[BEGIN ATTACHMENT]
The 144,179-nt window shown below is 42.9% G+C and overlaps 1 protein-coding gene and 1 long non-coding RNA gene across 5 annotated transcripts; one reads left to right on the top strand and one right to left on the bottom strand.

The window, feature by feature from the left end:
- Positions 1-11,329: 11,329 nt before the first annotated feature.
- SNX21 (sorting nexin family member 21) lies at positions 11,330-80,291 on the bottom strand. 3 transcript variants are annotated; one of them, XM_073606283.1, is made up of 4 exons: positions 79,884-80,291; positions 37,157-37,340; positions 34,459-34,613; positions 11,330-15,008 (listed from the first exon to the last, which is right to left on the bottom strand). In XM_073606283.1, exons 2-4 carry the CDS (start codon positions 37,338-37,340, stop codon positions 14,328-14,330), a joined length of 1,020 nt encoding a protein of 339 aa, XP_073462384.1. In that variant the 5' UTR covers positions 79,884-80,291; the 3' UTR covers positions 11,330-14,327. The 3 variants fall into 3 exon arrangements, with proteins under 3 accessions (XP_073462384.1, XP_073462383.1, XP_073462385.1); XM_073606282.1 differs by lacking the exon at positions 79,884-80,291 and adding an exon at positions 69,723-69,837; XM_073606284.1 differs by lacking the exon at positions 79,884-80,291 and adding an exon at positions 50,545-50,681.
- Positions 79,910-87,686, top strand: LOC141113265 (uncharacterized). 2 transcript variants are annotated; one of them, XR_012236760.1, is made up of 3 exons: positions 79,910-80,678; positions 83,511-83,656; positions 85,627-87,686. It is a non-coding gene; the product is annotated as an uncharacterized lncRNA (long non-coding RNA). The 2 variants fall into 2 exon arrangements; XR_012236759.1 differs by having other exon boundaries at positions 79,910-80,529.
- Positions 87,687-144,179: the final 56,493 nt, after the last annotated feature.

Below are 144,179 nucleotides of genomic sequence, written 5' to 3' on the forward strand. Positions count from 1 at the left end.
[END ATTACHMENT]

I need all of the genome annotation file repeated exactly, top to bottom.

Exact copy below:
The 144,179-nt window shown below is 42.9% G+C and overlaps 1 protein-coding gene and 1 long non-coding RNA gene across 5 annotated transcripts; one reads left to right on the top strand and one right to left on the bottom strand.

The window, feature by feature from the left end:
- Positions 1-11,329: 11,329 nt before the first annotated feature.
- SNX21 (sorting nexin family member 21) lies at positions 11,330-80,291 on the bottom strand. 3 transcript variants are annotated; one of them, XM_073606283.1, is made up of 4 exons: positions 79,884-80,291; positions 37,157-37,340; positions 34,459-34,613; positions 11,330-15,008 (listed from the first exon to the last, which is right to left on the bottom strand). In XM_073606283.1, exons 2-4 carry the CDS (start codon positions 37,338-37,340, stop codon positions 14,328-14,330), a joined length of 1,020 nt encoding a protein of 339 aa, XP_073462384.1. In that variant the 5' UTR covers positions 79,884-80,291; the 3' UTR covers positions 11,330-14,327. The 3 variants fall into 3 exon arrangements, with proteins under 3 accessions (XP_073462384.1, XP_073462383.1, XP_073462385.1); XM_073606282.1 differs by lacking the exon at positions 79,884-80,291 and adding an exon at positions 69,723-69,837; XM_073606284.1 differs by lacking the exon at positions 79,884-80,291 and adding an exon at positions 50,545-50,681.
- Positions 79,910-87,686, top strand: LOC141113265 (uncharacterized). 2 transcript variants are annotated; one of them, XR_012236760.1, is made up of 3 exons: positions 79,910-80,678; positions 83,511-83,656; positions 85,627-87,686. It is a non-coding gene; the product is annotated as an uncharacterized lncRNA (long non-coding RNA). The 2 variants fall into 2 exon arrangements; XR_012236759.1 differs by having other exon boundaries at positions 79,910-80,529.
- Positions 87,687-144,179: the final 56,493 nt, after the last annotated feature.

Below are 144,179 nucleotides of genomic sequence, written 5' to 3' on the forward strand. Positions count from 1 at the left end.